Church Conservatives a Tiny Bit Buoyed About Synod Round Two

Church Conservatives a Tiny Bit Buoyed About Synod Round Two

The election of delegations from the US and Spain have Catholic conservatives at least slightly buoyed about their chances of winning the debate at the next and final Synod on family issues in the Catholic Church.

The Extraordinary Synod that met in the Vatican last October was only a prelude to a larger meeting to take place next year.

The Extraordinary Synod roiled the Catholic world, made global news, and made some hearts–particularly LGBT hearts–beat a bit faster.

The interim document seemed to suggest a change in Catholic approach to ministering to gays and lesbians while also leaving the possibility open that the divorced and civilly remarried could receive communion.

The final document walked some of that back but some on the left hold out hope controversial issues could be revived in the next and larger meeting.

While Catholics believe the Holy Spirit is at work at such meetings, they understand that personnel can also be policy and therefore the make up of the delegations is of supreme importance.

To that end, conservatives in the US and Spain are pleased.

The US Conference of Catholic Bishops met last month in Baltimore and elected their delegation that includes Bishops known to defend traditional teaching including Archbishop Joseph Kurtz of Louisville, KY, Archbishop Charles Chaput of Philadelphia, Cardinal Daniel DiNardo of Houston, TX, and Archbishop Jose Gomez of Los Angeles.

The alternates for the US delegation include perhaps the most outspoken opponent of gay marriage in the US Conference of Bishops, Archbishop Salvatore Cordileone of San Francisco. The only wild card is the other alternate, Archbishop Blase Cupich, who was recently appointed by Pope Francis to run the Archdiocese of Chicago and is considered a hero to the progressives.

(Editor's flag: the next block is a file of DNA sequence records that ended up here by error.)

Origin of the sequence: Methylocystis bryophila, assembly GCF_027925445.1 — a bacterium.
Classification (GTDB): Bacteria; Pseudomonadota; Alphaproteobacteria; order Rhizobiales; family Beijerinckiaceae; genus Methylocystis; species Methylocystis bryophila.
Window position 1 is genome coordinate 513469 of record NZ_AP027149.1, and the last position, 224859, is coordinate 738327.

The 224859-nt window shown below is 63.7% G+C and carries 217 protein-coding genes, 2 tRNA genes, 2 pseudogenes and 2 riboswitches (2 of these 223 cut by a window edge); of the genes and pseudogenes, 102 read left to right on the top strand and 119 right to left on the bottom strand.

Spain has also given conservatives hope.

Two of the three recently elected delegates are described by conservative bloggers as being “of strong character and conservative.” The newly Francis-appointed Archbishop of Madrid came within a single vote of losing a spot on the delegation to Bishop Juan Antonio Reig, who is considered among the most rigorous in Spain in defending traditional values.

Lastly, conservatives are encouraged because the Pope has named South African Cardinal Wildred Napier as the primary organizer of the General Synod. It was Napier who was one of the leaders of the conservative revolt against the troubling interim report last October.

Dr. Robert Royal, president of the Faith and Reason Institute and Editor-in-Chief of the influential website The Catholic Thing told Breitbart News, “Yes, to be sure. Archbishop Kurtz was good at the [Synod] press briefing this year. Di Nardo of Houston is very solid. Chaput and Gomez are solid citizens. Cordileone, as alternate, has stayed strong, even in crazy SF. Cupich is being called  “moderate,” but whether that means he’s moderate in approach or weak in substance remains to be seen.”

Royal, who published widely read daily dispatches from the Vatican at the last meeting, said, “I was very impressed with the forthrightness of Cardinal Napier in October, so that’s a definite plus.”